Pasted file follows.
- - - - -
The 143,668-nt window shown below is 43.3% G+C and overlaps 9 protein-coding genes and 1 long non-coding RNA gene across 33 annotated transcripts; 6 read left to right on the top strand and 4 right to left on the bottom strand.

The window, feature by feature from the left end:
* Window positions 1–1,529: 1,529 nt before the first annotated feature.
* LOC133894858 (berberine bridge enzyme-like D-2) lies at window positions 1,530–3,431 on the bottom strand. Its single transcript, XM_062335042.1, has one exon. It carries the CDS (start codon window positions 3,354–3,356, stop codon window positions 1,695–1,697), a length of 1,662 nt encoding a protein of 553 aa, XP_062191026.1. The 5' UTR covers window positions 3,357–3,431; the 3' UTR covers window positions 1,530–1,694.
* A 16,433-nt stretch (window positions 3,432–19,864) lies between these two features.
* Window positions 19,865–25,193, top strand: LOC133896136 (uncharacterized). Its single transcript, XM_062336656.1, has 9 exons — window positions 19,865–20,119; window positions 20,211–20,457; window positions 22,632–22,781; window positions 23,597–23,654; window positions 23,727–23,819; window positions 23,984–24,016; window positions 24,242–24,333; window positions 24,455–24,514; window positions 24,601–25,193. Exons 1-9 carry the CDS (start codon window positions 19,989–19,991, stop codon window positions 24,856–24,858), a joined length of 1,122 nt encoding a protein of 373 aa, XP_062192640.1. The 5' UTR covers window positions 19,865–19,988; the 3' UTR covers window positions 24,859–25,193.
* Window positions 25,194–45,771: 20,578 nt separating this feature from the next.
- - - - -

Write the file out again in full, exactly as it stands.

The 143,668-nt window shown below is 43.3% G+C and overlaps 9 protein-coding genes and 1 long non-coding RNA gene across 33 annotated transcripts; 6 read left to right on the top strand and 4 right to left on the bottom strand.

The window, feature by feature from the left end:
* Window positions 1–1,529: 1,529 nt before the first annotated feature.
* LOC133894858 (berberine bridge enzyme-like D-2) lies at window positions 1,530–3,431 on the bottom strand. Its single transcript, XM_062335042.1, has one exon. It carries the CDS (start codon window positions 3,354–3,356, stop codon window positions 1,695–1,697), a length of 1,662 nt encoding a protein of 553 aa, XP_062191026.1. The 5' UTR covers window positions 3,357–3,431; the 3' UTR covers window positions 1,530–1,694.
* A 16,433-nt stretch (window positions 3,432–19,864) lies between these two features.
* Window positions 19,865–25,193, top strand: LOC133896136 (uncharacterized). Its single transcript, XM_062336656.1, has 9 exons — window positions 19,865–20,119; window positions 20,211–20,457; window positions 22,632–22,781; window positions 23,597–23,654; window positions 23,727–23,819; window positions 23,984–24,016; window positions 24,242–24,333; window positions 24,455–24,514; window positions 24,601–25,193. Exons 1-9 carry the CDS (start codon window positions 19,989–19,991, stop codon window positions 24,856–24,858), a joined length of 1,122 nt encoding a protein of 373 aa, XP_062192640.1. The 5' UTR covers window positions 19,865–19,988; the 3' UTR covers window positions 24,859–25,193.
* Window positions 25,194–45,771: 20,578 nt separating this feature from the next.